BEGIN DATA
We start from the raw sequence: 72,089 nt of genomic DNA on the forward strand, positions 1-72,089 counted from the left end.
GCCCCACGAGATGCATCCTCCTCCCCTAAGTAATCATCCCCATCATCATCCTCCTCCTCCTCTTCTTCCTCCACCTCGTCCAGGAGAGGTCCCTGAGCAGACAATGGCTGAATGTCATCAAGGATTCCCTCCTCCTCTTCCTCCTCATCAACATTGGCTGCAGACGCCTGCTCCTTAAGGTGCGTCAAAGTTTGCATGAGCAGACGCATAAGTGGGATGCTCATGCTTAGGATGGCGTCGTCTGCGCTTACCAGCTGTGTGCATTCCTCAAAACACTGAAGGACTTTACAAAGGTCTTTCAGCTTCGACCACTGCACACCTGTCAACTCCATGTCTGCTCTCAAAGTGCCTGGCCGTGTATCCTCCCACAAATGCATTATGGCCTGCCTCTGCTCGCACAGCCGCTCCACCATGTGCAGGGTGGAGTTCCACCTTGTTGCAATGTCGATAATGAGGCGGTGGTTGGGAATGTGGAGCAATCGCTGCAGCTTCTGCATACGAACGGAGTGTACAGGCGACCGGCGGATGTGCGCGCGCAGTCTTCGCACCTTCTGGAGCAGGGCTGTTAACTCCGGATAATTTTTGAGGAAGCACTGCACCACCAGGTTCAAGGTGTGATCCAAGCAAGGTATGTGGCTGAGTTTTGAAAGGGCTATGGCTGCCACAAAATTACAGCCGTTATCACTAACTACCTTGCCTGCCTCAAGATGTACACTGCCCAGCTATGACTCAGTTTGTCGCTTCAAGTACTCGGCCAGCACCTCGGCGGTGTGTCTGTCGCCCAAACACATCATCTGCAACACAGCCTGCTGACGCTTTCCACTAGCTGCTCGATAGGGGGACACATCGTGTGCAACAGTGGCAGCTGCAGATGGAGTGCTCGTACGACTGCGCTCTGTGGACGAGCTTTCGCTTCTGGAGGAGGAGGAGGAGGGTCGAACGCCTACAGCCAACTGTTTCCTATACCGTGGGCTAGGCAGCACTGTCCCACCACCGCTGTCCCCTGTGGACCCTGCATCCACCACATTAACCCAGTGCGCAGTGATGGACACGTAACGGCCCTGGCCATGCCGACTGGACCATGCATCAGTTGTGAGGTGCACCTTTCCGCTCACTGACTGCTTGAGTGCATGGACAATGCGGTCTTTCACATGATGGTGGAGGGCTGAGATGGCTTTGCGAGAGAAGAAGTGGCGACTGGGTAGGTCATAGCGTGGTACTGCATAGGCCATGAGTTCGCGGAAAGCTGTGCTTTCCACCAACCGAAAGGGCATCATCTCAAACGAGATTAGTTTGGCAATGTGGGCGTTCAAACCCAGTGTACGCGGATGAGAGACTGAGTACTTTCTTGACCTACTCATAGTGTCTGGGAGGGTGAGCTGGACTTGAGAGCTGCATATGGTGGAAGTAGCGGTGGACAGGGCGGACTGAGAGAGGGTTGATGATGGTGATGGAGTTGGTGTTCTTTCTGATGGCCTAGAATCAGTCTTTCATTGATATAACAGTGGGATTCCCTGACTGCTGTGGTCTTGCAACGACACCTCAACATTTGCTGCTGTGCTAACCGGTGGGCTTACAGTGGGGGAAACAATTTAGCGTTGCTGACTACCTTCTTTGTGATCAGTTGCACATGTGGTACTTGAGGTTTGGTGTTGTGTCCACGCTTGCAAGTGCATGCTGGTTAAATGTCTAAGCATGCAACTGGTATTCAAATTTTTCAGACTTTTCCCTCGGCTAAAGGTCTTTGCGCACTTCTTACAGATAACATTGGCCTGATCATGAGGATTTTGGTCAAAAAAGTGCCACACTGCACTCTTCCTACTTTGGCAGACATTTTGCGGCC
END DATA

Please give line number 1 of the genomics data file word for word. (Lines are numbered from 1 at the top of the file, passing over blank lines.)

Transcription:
We start from the raw sequence: 72,089 nt of genomic DNA on the forward strand, positions 1-72,089 counted from the left end.